Charles Laffiteau's Bigger Picture
2018-09-01 16:27:00 -


By Charles Laffiteau


I’m going to take a break from my analysis of American politics so that I can share with you the story of a boy named Huthaifa, who has always dreamed of living in America.

Huthaifa is the second of two children born in 2006 to a United Nations employee who works for the African Mission in Darfur, or UNAMID. For the first four years of his life, Huthaifa and his older sister Marynaya had a relatively stable, middle-class upbringing. Because the father was stationed in Darfur, Huthaifa and his sister only got to see him when he came home for two weeks every 40 days. While this was not ideal, Huthaifa had a stay-at-home mom, and an aunt and grandparents, with whom he spent time almost every day.

But Huthaifa’s secure existence began to change when he became old enough to start kindergarten in 2011. Huthaifa’s aunt, who had been working for the United Nations Population Fund (UNFPA) since 2002, had decided it was time to follow a colleague’s suggestion and return to college to get an English language Master’s degree in development. Huthaifa’s aunt wanted to study in America, but Huthaifa’s grandfather did not want her to live so far away from their homeland, so his aunt opted to study for her Master’s in Ireland instead.

In the summer of 2011, shortly after his aunt departed for Ireland, the brutal suppression of Arab Spring protests in Huthaifa’s homeland led to an armed insurgency that endangered him and his family’s well-being. The stress of separation, coupled with the daily fear of physical violence, eventually led Huthaifa’s mother to ask his father for a divorce. Then, because the volatile security situation made it too dangerous for Huthaifa to attend school, his grandparents took him and his sister with them to live in Egypt during the summer of 2012.

The subsequent overthrow of the Morsi regime in 2013 led to a crackdown on issuing visas for citizens fleeing from armed conflicts in the Levant region. As a result, Huthaifa, his sister and his grandparents were forced to move to Istanbul, where they were enrolled in their third school in three years. However, by the summer of 2014, Huthaifa’s father was able to obtain a posting in Khartoum, which would allow the family to live in Sudan while they went to the American Embassy school in the capital.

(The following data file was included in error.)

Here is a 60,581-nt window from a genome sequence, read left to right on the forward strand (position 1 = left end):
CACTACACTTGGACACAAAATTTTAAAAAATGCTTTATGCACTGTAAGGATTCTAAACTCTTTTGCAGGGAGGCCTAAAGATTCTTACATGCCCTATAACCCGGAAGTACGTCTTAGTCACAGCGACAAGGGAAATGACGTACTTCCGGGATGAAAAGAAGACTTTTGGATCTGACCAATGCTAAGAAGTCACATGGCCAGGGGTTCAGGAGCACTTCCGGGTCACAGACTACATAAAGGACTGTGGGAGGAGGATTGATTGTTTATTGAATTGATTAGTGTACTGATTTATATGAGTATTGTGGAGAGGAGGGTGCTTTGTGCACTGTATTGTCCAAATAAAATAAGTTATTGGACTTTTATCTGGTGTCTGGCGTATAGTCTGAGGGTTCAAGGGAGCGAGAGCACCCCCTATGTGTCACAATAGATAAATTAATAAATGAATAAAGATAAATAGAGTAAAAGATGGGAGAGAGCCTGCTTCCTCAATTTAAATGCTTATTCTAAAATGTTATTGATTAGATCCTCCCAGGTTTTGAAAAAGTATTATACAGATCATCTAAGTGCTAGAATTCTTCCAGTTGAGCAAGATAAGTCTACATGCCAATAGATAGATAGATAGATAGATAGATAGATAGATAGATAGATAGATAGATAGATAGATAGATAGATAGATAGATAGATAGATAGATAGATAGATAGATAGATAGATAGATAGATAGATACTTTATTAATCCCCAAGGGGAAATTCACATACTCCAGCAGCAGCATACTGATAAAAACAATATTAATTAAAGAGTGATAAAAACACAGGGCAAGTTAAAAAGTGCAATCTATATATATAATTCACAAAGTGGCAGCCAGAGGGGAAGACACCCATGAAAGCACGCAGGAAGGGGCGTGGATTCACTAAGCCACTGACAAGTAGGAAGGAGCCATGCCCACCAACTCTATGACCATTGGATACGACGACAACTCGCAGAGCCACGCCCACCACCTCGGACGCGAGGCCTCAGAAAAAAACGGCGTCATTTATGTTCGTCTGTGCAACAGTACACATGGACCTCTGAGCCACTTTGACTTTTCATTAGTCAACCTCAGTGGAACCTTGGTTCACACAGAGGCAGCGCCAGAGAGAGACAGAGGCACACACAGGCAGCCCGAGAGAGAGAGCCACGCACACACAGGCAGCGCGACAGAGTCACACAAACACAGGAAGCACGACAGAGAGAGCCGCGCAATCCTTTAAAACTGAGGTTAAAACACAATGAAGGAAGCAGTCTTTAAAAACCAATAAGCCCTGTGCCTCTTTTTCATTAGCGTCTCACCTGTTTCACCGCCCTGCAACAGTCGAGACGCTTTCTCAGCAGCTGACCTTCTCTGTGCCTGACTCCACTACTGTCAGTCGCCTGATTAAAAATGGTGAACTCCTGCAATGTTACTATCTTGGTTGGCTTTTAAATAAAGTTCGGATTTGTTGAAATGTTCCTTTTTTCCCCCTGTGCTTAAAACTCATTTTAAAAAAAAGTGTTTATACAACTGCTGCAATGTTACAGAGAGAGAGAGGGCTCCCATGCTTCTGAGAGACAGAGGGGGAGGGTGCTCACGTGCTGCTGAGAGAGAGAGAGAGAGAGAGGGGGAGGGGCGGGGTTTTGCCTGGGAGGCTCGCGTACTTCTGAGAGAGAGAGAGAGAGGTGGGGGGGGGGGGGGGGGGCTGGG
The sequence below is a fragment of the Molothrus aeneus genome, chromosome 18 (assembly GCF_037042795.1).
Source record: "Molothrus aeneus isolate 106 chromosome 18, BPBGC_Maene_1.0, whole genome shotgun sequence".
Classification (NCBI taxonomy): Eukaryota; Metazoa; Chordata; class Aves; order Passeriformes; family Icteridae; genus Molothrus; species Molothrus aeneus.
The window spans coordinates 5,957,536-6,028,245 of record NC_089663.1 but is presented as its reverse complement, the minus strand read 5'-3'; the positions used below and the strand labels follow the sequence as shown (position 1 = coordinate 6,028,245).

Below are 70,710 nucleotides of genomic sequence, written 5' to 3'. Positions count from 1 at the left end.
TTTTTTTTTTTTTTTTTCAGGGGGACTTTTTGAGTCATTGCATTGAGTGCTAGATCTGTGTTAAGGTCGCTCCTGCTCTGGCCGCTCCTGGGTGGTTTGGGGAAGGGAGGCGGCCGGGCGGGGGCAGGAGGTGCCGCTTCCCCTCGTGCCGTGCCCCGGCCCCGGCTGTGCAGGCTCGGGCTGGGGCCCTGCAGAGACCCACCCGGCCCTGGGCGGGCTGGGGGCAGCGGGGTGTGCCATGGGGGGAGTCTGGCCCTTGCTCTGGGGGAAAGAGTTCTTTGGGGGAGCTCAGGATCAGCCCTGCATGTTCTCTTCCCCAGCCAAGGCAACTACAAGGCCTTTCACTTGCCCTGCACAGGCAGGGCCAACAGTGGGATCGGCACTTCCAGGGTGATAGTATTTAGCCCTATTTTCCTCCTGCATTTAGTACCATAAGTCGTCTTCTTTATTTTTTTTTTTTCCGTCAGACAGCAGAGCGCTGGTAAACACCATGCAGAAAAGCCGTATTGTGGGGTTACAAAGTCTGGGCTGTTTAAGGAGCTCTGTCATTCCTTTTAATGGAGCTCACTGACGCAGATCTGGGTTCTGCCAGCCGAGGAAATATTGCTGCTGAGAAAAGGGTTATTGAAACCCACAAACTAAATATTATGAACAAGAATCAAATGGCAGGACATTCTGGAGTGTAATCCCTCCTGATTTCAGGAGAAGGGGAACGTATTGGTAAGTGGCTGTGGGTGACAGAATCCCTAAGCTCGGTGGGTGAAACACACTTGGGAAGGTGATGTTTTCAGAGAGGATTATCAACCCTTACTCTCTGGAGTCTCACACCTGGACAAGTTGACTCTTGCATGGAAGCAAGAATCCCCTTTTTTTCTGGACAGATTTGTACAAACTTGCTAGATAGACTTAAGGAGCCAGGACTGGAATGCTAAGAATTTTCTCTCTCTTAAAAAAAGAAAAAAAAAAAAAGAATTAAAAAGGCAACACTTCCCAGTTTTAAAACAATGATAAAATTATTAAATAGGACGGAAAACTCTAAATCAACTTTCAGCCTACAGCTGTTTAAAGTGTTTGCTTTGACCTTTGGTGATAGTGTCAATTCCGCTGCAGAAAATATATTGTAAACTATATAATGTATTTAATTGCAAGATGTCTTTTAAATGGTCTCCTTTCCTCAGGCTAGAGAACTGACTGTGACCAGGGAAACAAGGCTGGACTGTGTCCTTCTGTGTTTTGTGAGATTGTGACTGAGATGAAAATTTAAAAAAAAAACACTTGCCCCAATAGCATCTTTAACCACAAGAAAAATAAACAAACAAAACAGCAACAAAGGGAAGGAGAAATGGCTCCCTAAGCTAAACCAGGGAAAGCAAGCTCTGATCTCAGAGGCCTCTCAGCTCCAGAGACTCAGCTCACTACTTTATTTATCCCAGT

Sadly, after just one year of relative stability, Huthaifa and his sister had to change schools again following the untimely death of their grandfather. For the past three years, their grandmother and several other relatives have done their best to care for the children while they have bounced around between several Pakistan embassy schools. This past spring, Huthaifa’s father was given a UN posting in Somalia that would no longer allow him to bring his family. So Huthaifa and his grandmother asked his aunt and her US citizen husband in America for their help.

Huthaifa’s aunt and uncle then began the process of obtaining an F-1 student visa so Huthaifa could live with them while he attended school. They got him admitted to a prestigious Catholic school and paid over $10,000 in tuition and fees. Unfortunately for Huthaifa, when he went to the US Embassy in Khartoum for his initial interview, he faced a blanket ‘no’ – purely because he was a citizen of Syria.

For Huthaifa’s aunt and uncle, this young boy has now become the face of President Trump’s travel ban to prevent “foreign nationals who may commit, aid, or support acts of terrorism, or otherwise pose a safety threat” from entering the United States. But the reason the Supreme Court gave for upholding that ban was also based on the government’s process for granting waivers.

So Huthaifa’s uncle and aunt – me and my wife Kinda – are now trying to find out if granting a waiver really is left to the discretion of the consular officers in Khartoum. Since Huthaifa is a young child who seeks to enter the US to reside with close family members who are both US citizens, Kinda and I are contending, based on the US Department of State’s stated visa waiver criteria, that:

a) denying entry would cause hardship to me, because of the tuition I paid and for Hutahifa, because he would be forced to risk his life by attending school in Syria;

b) The entry of this young boy would never pose any threat to America’s national security; and

c) The issuance of Huthaifa’s waiver is in the national interest because it both legitimises the government’s process for granting exceptions and shows the world President Trump’s administration isn’t heartless.

Since one US consulate would not accept a waiver request until a member of Congress got involved, I have enlisted the aid of Republican Congressman Jeb Hensarling. Since I figure it couldn’t hurt to have some help from the Man Upstairs, I have also asked for the assistance of the principal of the school where Huthaifa is enrolled, as well as Bishop Burns of the Dallas diocese.

Huthaifa’s final interview at the US Embassy in Khartoum is on 9 September; please pray he gets his visa.

Charles Laffiteau is a US Republican from Dallas, Texas pursuing a career in public service. He previously lectured on Contemporary US Business & Society at DCU from 2009-2011 and pursued a PhD in Public Policy and Political Economy.

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